Book Truck and Penguin Pushcart to sell Steinbeck titles.

Among the stops: the Oklahoma History Center in Oklahoma City, the
Albuquerque Museum of Art and History and the Coconino Center for the
Arts in Flagstaff, Ariz.

The official Journey blog is live at

I would like to think that this is one reason I have decent social skills, but I believe being a theater major plays a role in that as well.

Study: Read Chekhov for Better Social Skills
Can reading Chekhov or Alice Munro improve your social skills
According to a study published yesterday in the journal Science,
researchers "found that after reading literary fiction, as opposed to
popular fiction or serious nonfiction, people performed better on tests
measuring empathy, social perception and emotional intelligence--skills
that come in especially handy when you are trying to read someone's body
language or gauge what they might be thinking," the New York Times

The researchers, social psychologists at the New School for Social
Research in New York City, suggested the reason for this is that
literary fiction "often leaves more to the imagination, encouraging
readers to make inferences about characters and be sensitive to
emotional nuance and complexity," the Times wrote.

"This is why I love science," said author Louise Erdrich, whose novel
The Round House was used in one of the experiments, adding that the
researchers "found a way to prove true the intangible benefits of
literary fiction. Thank God the research didn't find that novels
increased tooth decay or blocked up your arteries.... Writers are often
lonely obsessives, especially the literary ones. It's nice to be told
what we write is of social value. However, I would still write even if
novels were useless."

I find it interesting that so many people have adapted to new ways to read, by adopting technology. Though I have a Nook reader myself, I still prefer paper books, or dead tree additions, as they say.
Some 40% of adults, including 46% of those between 18 and 39, own an
e-reader or tablet, double the percentages of two years ago, and 60% of
college graduates own an e-reader, a USA Today and poll
has found. Respondents consisted of 1,000 adults; a supplemental poll
resulted in a total of 819 e-reader and tablet owners.

Among other findings:

* 27% of readers polled have used Facebook, Twitter or book websites to
comment on a book, and 50% of those under 40 who own a reading device
have used social media to comment on a book.

* 62% of households with annual income of at least $75,000 own at least
one reading device.
* 35% of those with reading devices are reading more than before.
* 51% of respondents say a lack of time keeps them from reading more
books, while 16% say they don't read more books due to lack of interest,
and 14% because of a lack of quality books.
* Among those who read more because of their reading devices, 23% said
they read more science fiction or fantasy, 16% more mystery and crime,
14% more romance and 14% more nonfiction.

And perhaps most important:

* 3% of respondents say books often play a role in making new friends or
finding a romantic partner, while 7% say this happens sometimes.

 Autumn Bones by Jacqueline Carey is the second book in her "Agent of Hel" series, and, as usual, it doesn't disappoint. Here's the blurb from the jacket:
"New York Times bestselling author Jacqueline Carey returns to the curious Midwest tourist community where normal and paranormal worlds co-exist—however tenuously—under the watchful eye of a female hellspawn…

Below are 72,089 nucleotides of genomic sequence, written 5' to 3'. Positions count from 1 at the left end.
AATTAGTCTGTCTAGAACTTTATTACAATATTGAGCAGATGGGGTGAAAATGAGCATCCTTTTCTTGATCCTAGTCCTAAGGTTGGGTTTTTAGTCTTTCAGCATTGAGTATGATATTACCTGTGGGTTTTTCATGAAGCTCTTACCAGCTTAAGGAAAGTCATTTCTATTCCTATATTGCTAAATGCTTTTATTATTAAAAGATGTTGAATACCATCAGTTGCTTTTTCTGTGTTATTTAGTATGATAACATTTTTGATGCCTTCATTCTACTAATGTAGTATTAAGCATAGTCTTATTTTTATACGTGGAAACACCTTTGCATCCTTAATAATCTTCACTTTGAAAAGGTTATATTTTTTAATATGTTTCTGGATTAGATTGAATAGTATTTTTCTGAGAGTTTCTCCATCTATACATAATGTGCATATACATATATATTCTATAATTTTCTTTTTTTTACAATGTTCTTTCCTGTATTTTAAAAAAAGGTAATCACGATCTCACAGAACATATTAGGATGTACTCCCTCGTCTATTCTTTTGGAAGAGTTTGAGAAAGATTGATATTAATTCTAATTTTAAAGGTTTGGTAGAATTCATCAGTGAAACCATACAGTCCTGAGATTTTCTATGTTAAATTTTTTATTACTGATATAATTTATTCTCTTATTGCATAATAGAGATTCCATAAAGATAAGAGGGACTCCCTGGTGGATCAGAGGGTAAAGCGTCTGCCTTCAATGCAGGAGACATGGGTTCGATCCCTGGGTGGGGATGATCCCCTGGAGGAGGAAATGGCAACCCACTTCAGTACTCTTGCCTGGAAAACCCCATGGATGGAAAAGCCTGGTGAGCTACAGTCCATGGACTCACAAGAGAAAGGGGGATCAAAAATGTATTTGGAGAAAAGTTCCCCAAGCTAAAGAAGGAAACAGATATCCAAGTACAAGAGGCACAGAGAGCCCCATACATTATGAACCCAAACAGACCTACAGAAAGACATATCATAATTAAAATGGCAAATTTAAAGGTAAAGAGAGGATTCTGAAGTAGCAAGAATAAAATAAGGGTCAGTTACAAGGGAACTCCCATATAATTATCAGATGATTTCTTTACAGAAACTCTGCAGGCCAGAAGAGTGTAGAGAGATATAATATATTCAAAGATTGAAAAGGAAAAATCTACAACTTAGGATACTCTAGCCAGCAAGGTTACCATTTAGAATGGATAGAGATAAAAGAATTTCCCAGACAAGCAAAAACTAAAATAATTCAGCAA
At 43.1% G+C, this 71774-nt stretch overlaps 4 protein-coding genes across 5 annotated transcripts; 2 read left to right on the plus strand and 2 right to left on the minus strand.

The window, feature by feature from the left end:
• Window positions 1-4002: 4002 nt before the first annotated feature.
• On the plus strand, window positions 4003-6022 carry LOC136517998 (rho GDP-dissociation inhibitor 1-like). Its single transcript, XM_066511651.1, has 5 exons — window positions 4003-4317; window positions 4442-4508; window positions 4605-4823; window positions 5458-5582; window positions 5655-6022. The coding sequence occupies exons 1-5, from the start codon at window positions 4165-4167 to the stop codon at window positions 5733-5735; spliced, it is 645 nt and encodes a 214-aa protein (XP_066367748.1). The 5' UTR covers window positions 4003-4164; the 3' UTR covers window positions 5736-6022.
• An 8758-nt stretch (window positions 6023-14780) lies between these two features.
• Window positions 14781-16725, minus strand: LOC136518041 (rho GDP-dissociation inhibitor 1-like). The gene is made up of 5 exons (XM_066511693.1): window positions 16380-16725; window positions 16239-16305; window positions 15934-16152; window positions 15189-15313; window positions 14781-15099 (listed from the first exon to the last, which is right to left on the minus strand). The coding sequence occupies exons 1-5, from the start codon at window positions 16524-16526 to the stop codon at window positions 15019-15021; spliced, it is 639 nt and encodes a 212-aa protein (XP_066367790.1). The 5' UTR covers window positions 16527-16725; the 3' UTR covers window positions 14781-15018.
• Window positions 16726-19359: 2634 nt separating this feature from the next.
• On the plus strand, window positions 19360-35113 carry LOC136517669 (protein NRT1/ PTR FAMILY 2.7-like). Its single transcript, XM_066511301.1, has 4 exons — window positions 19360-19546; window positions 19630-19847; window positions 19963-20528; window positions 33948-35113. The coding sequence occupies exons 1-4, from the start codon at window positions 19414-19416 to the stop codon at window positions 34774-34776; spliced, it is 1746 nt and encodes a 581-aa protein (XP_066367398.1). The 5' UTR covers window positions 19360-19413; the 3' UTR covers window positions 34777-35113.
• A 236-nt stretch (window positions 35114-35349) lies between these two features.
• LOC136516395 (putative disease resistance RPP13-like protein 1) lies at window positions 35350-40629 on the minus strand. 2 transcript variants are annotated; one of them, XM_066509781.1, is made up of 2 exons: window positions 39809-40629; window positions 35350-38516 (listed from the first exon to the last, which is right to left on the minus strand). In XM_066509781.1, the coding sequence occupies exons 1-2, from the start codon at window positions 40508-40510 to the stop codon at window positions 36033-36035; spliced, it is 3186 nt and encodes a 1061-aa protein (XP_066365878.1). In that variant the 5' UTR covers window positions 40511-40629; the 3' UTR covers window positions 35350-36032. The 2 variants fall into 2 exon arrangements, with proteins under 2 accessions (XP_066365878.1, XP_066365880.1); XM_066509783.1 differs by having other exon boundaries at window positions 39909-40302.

Fathered by an incubus, raised by a mortal mother, and liaison to the Pemkowet Police Department, Daisy Johanssen pulled the community together after a summer tragedy befell the resort town she calls home. Things are back to normal—as normal as it gets for a town famous for its supernatural tourism, and presided over by the reclusive Norse goddess Hel.
Not only has Daisy now gained respect as Hel’s enforcer, she’s dating Sinclair Palmer, a nice, seemingly normal human guy. Not too shabby for the daughter of a demon. Unfortunately, Sinclair has a secret. And it’s a big one.
He’s descended from Obeah sorcerers and they want him back. If he doesn’t return to Jamaica to take up his rightful role in the family, they’ll unleash spirit magic that could have dire consequences for the town. It’s Daisy’s job to stop it, and she’s going to need a lot of help. But time is running out, the dead are growing restless, and one mistake could cost Daisy everything…"

Daisy and her protector/godmother the Lamia are  two of the most fantastic characters in the history of urban fantasy novels. Add in a werewolf cop (whom Daisy has a crush on) and some family squabbles with a New Orleans witchcraft bent and you have a book full of funny and fast-paced adventure. We find out that Daisy's best friend's sister becomes a vengeful vampire in this sequel, and we also learn of the limits of Hel's (the goddess, not the place) patience, as Daisy needs a computer genius/geek to set up her paranormal database, and finds that the price for so doing is to meet her employer, so the aforementioned geek can put Hel into one of his videogames. 
Personally, though I understand Daisy is young, I find her naivete to be somewhat trying when she's dealing with her love life, and her attraction to Cody the werewolf seems ridiculous when she knows that he is not allowed to marry anyone but another werewolf. Sinclair didn't seem to be a great option, either, as he forgot to mention that his mother and sister are witches who will do anything to get him to abandon the life that he's chosen to come back to his home state and practice witchcraft with them. Though I get why she's intent on having as normal a life was possible, I still wonder why she slept with "officer down-low" when she knows that relationship is a dead end. I understand why she slept with Sinclair, because she was juiced from the hormones of the satyr-inspired orgy she had to break up (with the help of her Lamia godmother), but I fear that she's getting herself in deeper with the cop and that way leads to heartbreak. 
However, the book itself was beautifully written, with muscular prose and Carey's usual zingy plot, which when combined with her fantastic characters and excellent storytelling creates a book that you can't put down. A well-deserved A for this installment of the Agent of Hel series, which leaves readers hungry for more. I'd recommend it to all those who love smart urban fantasy.